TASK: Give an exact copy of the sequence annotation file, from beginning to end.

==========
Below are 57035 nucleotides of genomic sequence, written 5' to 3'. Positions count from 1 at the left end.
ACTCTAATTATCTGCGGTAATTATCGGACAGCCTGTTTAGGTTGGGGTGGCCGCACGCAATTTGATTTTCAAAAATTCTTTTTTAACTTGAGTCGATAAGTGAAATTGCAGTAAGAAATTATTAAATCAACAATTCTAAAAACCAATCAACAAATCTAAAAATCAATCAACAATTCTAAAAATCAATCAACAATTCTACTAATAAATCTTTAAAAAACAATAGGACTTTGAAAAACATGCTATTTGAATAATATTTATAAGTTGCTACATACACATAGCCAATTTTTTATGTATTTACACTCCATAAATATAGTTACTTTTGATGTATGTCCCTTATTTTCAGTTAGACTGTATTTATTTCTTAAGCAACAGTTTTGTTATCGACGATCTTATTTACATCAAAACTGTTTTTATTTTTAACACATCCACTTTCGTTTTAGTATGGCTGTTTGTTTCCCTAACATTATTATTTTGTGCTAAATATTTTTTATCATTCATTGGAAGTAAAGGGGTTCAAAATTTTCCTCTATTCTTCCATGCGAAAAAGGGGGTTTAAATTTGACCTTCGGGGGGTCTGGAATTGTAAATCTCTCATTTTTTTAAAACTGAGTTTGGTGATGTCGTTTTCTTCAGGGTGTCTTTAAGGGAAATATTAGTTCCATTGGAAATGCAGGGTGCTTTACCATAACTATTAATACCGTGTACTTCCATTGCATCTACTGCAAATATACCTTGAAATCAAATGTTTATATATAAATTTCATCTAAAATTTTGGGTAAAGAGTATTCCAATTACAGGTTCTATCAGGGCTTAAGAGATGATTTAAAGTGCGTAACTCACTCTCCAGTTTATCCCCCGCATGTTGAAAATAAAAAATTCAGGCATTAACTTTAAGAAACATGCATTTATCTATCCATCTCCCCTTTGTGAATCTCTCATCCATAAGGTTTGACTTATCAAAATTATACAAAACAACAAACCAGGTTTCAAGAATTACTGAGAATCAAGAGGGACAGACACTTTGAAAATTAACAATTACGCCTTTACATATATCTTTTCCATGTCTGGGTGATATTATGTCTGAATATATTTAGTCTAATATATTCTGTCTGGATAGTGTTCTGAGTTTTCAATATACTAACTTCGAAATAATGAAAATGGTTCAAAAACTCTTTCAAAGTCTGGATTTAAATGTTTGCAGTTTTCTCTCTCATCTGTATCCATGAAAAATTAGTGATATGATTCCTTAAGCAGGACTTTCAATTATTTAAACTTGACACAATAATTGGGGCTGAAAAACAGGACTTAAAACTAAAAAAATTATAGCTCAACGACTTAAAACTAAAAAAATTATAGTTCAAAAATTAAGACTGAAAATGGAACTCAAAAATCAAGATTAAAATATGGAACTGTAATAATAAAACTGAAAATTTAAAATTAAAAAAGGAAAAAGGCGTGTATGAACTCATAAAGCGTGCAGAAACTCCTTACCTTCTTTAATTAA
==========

Below are 57035 nucleotides of genomic sequence, written 5' to 3'. Positions count from 1 at the left end.
ACTCTAATTATCTGCGGTAATTATCGGACAGCCTGTTTAGGTTGGGGTGGCCGCACGCAATTTGATTTTCAAAAATTCTTTTTTAACTTGAGTCGATAAGTGAAATTGCAGTAAGAAATTATTAAATCAACAATTCTAAAAACCAATCAACAAATCTAAAAATCAATCAACAATTCTAAAAATCAATCAACAATTCTACTAATAAATCTTTAAAAAACAATAGGACTTTGAAAAACATGCTATTTGAATAATATTTATAAGTTGCTACATACACATAGCCAATTTTTTATGTATTTACACTCCATAAATATAGTTACTTTTGATGTATGTCCCTTATTTTCAGTTAGACTGTATTTATTTCTTAAGCAACAGTTTTGTTATCGACGATCTTATTTACATCAAAACTGTTTTTATTTTTAACACATCCACTTTCGTTTTAGTATGGCTGTTTGTTTCCCTAACATTATTATTTTGTGCTAAATATTTTTTATCATTCATTGGAAGTAAAGGGGTTCAAAATTTTCCTCTATTCTTCCATGCGAAAAAGGGGGTTTAAATTTGACCTTCGGGGGGTCTGGAATTGTAAATCTCTCATTTTTTTAAAACTGAGTTTGGTGATGTCGTTTTCTTCAGGGTGTCTTTAAGGGAAATATTAGTTCCATTGGAAATGCAGGGTGCTTTACCATAACTATTAATACCGTGTACTTCCATTGCATCTACTGCAAATATACCTTGAAATCAAATGTTTATATATAAATTTCATCTAAAATTTTGGGTAAAGAGTATTCCAATTACAGGTTCTATCAGGGCTTAAGAGATGATTTAAAGTGCGTAACTCACTCTCCAGTTTATCCCCCGCATGTTGAAAATAAAAAATTCAGGCATTAACTTTAAGAAACATGCATTTATCTATCCATCTCCCCTTTGTGAATCTCTCATCCATAAGGTTTGACTTATCAAAATTATACAAAACAACAAACCAGGTTTCAAGAATTACTGAGAATCAAGAGGGACAGACACTTTGAAAATTAACAATTACGCCTTTACATATATCTTTTCCATGTCTGGGTGATATTATGTCTGAATATATTTAGTCTAATATATTCTGTCTGGATAGTGTTCTGAGTTTTCAATATACTAACTTCGAAATAATGAAAATGGTTCAAAAACTCTTTCAAAGTCTGGATTTAAATGTTTGCAGTTTTCTCTCTCATCTGTATCCATGAAAAATTAGTGATATGATTCCTTAAGCAGGACTTTCAATTATTTAAACTTGACACAATAATTGGGGCTGAAAAACAGGACTTAAAACTAAAAAAATTATAGCTCAACGACTTAAAACTAAAAAAATTATAGTTCAAAAATTAAGACTGAAAATGGAACTCAAAAATCAAGATTAAAATATGGAACTGTAATAATAAAACTGAAAATTTAAAATTAAAAAAGGAAAAAGGCGTGTATGAACTCATAAAGCGTGCAGAAACTCCTTACCTTCTTTAATTAA